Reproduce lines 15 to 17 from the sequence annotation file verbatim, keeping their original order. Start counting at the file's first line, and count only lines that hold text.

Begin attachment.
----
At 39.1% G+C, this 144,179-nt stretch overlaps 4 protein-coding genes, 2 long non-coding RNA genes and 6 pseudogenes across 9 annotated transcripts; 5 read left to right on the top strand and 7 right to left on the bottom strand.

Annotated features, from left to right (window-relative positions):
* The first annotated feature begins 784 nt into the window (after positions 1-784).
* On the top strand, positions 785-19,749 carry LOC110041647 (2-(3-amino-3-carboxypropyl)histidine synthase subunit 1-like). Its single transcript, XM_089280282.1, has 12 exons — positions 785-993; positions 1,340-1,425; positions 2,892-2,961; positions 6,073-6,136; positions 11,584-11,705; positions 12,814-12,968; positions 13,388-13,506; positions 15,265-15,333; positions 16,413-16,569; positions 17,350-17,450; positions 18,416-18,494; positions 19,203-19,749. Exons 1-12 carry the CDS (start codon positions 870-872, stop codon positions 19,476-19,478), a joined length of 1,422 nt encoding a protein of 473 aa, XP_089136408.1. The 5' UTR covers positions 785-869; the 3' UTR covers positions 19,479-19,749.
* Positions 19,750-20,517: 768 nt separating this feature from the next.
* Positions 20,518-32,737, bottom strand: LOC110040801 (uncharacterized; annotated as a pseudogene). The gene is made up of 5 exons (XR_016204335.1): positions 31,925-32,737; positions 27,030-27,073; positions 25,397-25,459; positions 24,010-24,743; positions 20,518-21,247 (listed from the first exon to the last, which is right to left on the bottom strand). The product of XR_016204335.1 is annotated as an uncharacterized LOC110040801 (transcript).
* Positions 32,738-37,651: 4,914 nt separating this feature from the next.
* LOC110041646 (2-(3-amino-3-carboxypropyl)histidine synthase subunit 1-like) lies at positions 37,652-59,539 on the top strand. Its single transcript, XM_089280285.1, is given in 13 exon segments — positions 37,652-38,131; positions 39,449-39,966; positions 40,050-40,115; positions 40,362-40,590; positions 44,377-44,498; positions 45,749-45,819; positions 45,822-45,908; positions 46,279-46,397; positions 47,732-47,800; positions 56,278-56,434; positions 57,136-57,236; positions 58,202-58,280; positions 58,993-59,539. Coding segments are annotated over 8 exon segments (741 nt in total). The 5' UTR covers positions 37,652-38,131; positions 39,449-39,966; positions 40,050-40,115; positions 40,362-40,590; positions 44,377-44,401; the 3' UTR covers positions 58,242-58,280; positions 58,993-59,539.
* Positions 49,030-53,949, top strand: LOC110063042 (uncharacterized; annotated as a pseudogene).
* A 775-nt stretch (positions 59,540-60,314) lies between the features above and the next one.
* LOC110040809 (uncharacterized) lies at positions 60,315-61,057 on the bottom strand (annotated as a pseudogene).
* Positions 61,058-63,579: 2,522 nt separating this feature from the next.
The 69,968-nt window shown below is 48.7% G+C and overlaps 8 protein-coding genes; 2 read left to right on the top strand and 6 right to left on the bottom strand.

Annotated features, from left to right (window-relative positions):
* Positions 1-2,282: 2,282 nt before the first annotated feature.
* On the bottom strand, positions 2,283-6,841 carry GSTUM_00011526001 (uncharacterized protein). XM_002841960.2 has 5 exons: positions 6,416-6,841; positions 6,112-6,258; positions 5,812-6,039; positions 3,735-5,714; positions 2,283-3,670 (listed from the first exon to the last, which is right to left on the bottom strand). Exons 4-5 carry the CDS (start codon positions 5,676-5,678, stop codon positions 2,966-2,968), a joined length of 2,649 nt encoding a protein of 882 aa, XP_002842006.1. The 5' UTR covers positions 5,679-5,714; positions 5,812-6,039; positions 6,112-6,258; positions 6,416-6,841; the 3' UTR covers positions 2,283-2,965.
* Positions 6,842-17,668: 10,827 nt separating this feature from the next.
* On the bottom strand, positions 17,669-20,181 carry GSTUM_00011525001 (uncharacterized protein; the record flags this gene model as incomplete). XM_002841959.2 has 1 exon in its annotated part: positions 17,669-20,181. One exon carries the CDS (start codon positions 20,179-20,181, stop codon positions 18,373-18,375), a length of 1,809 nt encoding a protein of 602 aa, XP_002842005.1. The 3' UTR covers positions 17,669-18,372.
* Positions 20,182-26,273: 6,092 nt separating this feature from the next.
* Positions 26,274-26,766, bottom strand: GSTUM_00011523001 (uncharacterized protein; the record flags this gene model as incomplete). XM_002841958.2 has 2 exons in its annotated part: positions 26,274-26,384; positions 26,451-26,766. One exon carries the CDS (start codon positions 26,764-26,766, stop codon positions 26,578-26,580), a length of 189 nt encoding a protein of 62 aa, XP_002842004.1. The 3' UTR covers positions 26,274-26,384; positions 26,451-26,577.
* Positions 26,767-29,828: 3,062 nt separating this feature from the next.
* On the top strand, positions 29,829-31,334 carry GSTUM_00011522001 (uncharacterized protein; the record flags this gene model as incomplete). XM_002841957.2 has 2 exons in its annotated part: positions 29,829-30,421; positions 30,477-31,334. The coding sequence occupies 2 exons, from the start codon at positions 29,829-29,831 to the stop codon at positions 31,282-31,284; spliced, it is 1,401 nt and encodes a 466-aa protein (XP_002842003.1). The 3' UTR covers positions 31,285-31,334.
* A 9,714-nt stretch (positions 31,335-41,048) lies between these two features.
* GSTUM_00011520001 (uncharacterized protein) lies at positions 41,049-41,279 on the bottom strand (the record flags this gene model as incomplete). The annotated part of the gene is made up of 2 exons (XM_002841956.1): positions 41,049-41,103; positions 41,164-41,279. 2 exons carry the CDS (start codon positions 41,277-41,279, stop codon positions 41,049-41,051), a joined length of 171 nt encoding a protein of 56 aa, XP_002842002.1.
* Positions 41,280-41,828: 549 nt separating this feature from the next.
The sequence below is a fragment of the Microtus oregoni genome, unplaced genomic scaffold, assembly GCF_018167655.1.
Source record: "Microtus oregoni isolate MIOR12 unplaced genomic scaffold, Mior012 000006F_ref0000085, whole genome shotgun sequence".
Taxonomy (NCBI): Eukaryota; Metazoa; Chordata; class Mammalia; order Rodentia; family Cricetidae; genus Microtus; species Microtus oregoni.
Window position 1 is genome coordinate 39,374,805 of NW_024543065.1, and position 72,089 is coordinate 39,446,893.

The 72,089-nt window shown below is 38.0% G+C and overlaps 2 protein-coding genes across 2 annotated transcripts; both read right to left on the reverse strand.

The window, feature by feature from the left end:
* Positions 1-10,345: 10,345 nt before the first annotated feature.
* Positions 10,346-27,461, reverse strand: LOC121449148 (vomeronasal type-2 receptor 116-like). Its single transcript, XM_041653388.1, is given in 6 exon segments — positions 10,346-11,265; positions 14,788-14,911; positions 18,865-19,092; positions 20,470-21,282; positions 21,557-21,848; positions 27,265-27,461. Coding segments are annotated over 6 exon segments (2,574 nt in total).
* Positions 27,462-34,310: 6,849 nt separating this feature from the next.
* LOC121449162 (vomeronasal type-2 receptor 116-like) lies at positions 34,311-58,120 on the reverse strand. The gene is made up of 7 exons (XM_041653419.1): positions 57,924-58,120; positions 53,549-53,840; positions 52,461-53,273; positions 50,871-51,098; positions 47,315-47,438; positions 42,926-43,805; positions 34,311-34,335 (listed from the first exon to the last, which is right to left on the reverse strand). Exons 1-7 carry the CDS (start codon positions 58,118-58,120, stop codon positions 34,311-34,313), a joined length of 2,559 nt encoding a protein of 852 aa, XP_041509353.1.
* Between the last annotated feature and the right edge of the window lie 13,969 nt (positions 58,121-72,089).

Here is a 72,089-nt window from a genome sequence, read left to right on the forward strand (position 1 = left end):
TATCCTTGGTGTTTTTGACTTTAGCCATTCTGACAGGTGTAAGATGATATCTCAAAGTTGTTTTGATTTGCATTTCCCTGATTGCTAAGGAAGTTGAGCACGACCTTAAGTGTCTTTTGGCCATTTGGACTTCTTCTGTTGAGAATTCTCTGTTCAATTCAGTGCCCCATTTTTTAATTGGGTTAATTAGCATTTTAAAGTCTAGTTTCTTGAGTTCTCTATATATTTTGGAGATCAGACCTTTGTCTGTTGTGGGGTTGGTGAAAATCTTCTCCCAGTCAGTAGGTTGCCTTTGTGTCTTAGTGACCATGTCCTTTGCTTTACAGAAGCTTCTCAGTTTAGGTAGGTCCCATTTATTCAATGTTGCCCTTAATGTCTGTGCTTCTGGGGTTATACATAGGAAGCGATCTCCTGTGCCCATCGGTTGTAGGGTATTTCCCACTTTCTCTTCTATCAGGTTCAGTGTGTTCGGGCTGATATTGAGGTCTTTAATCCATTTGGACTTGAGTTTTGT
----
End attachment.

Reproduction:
* Positions 1-2,282: 2,282 nt before the first annotated feature.
* On the bottom strand, positions 2,283-6,841 carry GSTUM_00011526001 (uncharacterized protein). XM_002841960.2 has 5 exons: positions 6,416-6,841; positions 6,112-6,258; positions 5,812-6,039; positions 3,735-5,714; positions 2,283-3,670 (listed from the first exon to the last, which is right to left on the bottom strand). Exons 4-5 carry the CDS (start codon positions 5,676-5,678, stop codon positions 2,966-2,968), a joined length of 2,649 nt encoding a protein of 882 aa, XP_002842006.1. The 5' UTR covers positions 5,679-5,714; positions 5,812-6,039; positions 6,112-6,258; positions 6,416-6,841; the 3' UTR covers positions 2,283-2,965.
* Positions 6,842-17,668: 10,827 nt separating this feature from the next.